Jerry Kindall interviewed nine of what he said were “more than 50” men who applied to be his first pitching coach at Arizona in 1973. These coaches were not dreamers or wannabes. Kindall, who had played nine years of major-league baseball with the Cubs, Indians and Twins, said he wanted “a baseball man.”
One of the applicants was Palo Verde High School coach Jim Wing, unknown to Kindall, a man whose high school résumé didn’t match that of head coaches at Mesa College and Arizona Western College, who also applied.
But on Jan. 3, 1972, Kindall announced Wing, the catcher on Tucson High School’s 1954 state championship team, would be his first pitching coach at Arizona.
It would be one of the biggest home runs of Kindall’s career. Over the next 20 seasons, Arizona won three national championships.
Wing, who is No. 83 on our list of Tucson’s Top 100 Sports Figures of the last 100 years, helped produce 10 future MLB pitchers: Lance Dickson, Gil Heredia, Joe Magrane, Ed Vosberg, Craig Lefferts, Greg Bargar, Kevin Blankenship, Craig Chamberlain, Scott Erickson and Dave Rajisch. The list does not include two of his Palo Verde players, Andy Hassler and Bob Lacey, who went on to pitch in the big leagues.
Upon hiring Wing from the list of 53 applicants, Kindall told reporters: “I got my baseball man.”
You could make a strong case that Wing was the most successful assistant coach in the history of UA sports.
Not only did he have a gift of coaching pitchers, he was also a skilled catching coach. Exhibit A: In 1976, he took All-America third baseman Ron Hassey and turned him into a catcher. Hassey went on to lead the Wildcats to the ‘76 College World Series title and play 14 big-league seasons.
At his induction speech to the UA Sports Hall of Fame, former UA baseball player and hitting coach Jerry Stitt said, “’Winger’ taught us all how to coach.’”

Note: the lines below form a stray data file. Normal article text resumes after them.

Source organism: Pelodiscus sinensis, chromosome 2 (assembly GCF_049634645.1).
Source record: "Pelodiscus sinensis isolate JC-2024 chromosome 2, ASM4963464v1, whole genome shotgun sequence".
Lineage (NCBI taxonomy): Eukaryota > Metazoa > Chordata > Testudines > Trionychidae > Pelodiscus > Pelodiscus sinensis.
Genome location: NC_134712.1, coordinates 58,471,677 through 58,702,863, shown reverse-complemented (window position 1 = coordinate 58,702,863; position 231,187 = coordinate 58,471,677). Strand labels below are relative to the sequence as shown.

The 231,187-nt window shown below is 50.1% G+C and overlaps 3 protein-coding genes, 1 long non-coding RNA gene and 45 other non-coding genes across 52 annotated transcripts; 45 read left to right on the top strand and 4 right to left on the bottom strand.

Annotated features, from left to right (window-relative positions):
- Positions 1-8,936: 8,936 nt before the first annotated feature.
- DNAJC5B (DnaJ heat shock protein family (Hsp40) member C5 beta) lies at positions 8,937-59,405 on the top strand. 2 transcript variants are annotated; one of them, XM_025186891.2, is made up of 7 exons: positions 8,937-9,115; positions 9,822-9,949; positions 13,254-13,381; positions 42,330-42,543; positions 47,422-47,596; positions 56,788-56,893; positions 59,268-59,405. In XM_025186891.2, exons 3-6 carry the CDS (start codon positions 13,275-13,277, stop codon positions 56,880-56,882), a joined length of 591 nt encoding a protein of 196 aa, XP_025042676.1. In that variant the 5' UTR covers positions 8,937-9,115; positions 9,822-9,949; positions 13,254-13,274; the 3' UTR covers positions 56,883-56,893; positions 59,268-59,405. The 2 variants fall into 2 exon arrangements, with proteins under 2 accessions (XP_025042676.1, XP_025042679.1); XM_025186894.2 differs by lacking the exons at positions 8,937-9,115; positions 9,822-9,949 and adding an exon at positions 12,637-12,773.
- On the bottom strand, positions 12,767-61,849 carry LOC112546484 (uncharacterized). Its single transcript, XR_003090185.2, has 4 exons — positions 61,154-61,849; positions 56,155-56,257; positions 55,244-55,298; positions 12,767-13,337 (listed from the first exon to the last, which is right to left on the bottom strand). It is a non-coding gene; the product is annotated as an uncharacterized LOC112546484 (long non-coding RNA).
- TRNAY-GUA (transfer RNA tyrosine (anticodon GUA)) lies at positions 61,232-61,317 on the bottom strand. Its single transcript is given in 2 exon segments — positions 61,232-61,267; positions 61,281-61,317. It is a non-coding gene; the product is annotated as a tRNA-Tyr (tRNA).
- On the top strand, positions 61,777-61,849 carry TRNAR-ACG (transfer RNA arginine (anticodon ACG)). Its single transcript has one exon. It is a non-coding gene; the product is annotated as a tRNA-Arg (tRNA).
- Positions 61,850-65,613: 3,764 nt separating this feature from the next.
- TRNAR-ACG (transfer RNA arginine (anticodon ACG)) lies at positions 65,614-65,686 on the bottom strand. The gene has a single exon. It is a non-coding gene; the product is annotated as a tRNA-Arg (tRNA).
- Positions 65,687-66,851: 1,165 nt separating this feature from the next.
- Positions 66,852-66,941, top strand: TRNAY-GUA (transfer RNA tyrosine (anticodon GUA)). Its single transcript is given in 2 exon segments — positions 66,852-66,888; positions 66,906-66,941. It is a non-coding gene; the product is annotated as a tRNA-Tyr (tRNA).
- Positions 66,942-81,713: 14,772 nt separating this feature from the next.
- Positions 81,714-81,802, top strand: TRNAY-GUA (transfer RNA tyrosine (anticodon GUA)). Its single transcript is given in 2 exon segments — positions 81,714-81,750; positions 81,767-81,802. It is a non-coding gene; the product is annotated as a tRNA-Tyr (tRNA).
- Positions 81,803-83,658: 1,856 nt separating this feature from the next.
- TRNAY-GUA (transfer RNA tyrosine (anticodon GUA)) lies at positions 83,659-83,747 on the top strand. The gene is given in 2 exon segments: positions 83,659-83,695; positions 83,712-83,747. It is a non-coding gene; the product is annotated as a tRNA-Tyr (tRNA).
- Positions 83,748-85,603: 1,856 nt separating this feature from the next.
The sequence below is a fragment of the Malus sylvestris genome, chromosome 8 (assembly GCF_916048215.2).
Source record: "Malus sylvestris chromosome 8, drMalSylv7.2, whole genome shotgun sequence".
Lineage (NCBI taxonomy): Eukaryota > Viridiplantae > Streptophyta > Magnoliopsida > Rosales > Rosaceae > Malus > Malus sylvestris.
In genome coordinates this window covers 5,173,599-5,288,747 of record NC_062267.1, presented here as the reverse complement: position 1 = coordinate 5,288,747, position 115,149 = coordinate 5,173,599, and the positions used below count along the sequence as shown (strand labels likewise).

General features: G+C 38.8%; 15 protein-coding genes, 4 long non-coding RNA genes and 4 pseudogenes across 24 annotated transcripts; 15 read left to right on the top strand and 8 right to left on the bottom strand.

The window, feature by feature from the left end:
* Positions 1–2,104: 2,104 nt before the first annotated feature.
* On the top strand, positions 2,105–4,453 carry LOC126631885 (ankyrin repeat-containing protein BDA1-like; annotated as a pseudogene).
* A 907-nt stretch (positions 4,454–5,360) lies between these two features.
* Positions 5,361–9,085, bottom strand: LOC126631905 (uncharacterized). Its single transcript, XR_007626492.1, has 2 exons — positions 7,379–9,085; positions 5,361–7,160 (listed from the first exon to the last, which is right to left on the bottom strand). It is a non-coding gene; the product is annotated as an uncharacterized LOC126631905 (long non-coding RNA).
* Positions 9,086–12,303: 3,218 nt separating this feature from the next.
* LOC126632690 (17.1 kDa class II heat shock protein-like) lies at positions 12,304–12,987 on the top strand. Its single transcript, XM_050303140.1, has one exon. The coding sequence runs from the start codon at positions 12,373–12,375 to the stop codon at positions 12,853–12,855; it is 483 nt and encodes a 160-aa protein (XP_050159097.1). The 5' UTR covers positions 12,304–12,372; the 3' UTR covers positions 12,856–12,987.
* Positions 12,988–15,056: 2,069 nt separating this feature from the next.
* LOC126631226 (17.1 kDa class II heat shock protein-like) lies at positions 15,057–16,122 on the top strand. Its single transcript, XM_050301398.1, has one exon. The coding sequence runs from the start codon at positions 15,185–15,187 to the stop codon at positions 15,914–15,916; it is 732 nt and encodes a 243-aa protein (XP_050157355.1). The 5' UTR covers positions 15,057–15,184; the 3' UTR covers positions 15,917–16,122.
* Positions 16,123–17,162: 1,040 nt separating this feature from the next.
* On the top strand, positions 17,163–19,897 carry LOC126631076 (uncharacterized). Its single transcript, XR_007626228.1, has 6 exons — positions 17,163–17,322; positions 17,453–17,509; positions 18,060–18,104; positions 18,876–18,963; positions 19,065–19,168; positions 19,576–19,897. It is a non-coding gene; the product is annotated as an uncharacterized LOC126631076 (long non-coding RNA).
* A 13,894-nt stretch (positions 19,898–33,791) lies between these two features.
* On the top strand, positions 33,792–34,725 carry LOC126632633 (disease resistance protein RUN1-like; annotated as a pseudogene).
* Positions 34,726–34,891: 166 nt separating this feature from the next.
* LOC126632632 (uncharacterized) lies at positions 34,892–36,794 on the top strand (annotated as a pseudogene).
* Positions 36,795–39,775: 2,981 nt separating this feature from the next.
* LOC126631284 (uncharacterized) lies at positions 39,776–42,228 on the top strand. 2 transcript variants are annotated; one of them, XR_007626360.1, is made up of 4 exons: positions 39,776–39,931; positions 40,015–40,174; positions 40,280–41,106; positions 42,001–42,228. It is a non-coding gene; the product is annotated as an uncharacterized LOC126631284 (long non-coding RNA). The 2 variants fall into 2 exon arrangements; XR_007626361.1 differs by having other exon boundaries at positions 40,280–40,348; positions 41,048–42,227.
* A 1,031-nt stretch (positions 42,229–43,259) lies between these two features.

And it wasn’t just baseball.
A week ago, UA softball coach Mike Candrea, who considers Wing one of his mentors, especially in the development of catchers, texted Stitt: “We have to go see ‘Winger.’”
Wing, 84, lives in a senior facility on River Road, a place that has become a regular stopover for many of the former Wildcats he has touched, from Eddie Leon to Chip Hale. And did you realize that Wing was the summer-league coach for two of Tucson’s most accomplished college coaches, Rich Alday of New Mexico and Dave Bingham of Kansas?
Before he got his driver’s license, Leon, a shortstop from Tucson High and the UA who became the school’s first-ever first-round draft choice, used to wait for Wing to pick him up and drive him to American Legion games. And not just once, but all season.
Wing’s reach extended beyond Tucson. He had a strong relationship with Scottsdale Chaparral High School baseball coach Jerry Dawson, who coached a state record 773 victories and eight state championships over three decades.
When Dawson, who now helps coach at Yavapai College, was in Tucson for a game against Pima College this spring, he engaged Stitt, now an executive in the PCC sports administration.
“His first question was, ‘How’s ‘Winger’?’” said Stitt. “He said almost word for word, ‘He taught us all how to coach.’
“Jerry recalled his very first ABCA Convention, when he stopped Coach Wing in the hall and asked about some catching drills. He said ‘Winger’ had him down on the floor talking about framing (a pitch). We had never heard of framing until he started talking about it.
“Jerry said pretty soon there was a crowd of high school and college coaches clogging the hallway listening to Coach Wing ‘coach them up.’”
In 1965, Palo Verde hired Wing to be its baseball coach. After graduating from the UA in 1958, Wing had spent seven years as an assistant coach at Tucson High.
"I’m nuts about baseball,” Wing told the Star that day. But he wasn’t nuts at all. He was a gift to the Tucson baseball community.
Contact sports columnist Greg Hansen at 520-573-4362 or email@example.com. On Twitter: @ghansen711